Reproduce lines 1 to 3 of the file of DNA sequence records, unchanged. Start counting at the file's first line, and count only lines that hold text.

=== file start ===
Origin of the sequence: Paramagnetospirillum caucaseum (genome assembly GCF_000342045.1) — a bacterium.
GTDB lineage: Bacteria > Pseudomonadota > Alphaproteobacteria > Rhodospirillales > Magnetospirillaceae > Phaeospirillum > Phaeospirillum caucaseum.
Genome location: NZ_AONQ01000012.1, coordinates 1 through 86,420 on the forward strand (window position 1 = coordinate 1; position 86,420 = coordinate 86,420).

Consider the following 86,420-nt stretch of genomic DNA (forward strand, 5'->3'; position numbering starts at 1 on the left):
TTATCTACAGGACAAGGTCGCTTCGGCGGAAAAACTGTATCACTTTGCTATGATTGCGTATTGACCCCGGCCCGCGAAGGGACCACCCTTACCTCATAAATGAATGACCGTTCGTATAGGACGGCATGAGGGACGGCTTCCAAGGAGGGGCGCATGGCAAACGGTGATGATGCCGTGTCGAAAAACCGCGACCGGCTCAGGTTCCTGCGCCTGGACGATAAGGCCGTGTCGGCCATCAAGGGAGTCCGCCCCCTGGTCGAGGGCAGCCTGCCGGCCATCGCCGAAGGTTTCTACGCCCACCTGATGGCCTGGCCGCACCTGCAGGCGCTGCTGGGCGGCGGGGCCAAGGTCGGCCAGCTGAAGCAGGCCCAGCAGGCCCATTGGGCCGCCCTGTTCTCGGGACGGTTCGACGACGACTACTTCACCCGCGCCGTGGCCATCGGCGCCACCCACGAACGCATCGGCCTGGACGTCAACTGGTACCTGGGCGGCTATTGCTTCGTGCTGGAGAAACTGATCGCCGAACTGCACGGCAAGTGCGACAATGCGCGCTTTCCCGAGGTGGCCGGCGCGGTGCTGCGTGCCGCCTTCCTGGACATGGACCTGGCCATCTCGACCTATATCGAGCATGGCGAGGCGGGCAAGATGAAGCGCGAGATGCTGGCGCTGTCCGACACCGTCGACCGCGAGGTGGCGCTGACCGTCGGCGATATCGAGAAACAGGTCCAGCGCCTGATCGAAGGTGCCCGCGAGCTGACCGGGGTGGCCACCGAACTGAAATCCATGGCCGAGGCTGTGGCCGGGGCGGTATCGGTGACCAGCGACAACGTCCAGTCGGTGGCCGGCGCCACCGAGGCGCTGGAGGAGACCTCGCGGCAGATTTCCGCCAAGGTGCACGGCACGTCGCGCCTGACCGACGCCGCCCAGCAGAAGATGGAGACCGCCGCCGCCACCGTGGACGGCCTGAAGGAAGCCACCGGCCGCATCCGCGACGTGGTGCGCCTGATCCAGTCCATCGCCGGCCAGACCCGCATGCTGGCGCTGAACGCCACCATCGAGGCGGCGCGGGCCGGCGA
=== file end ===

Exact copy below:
Origin of the sequence: Paramagnetospirillum caucaseum (genome assembly GCF_000342045.1) — a bacterium.
GTDB lineage: Bacteria > Pseudomonadota > Alphaproteobacteria > Rhodospirillales > Magnetospirillaceae > Phaeospirillum > Phaeospirillum caucaseum.
Genome location: NZ_AONQ01000012.1, coordinates 1 through 86,420 on the forward strand (window position 1 = coordinate 1; position 86,420 = coordinate 86,420).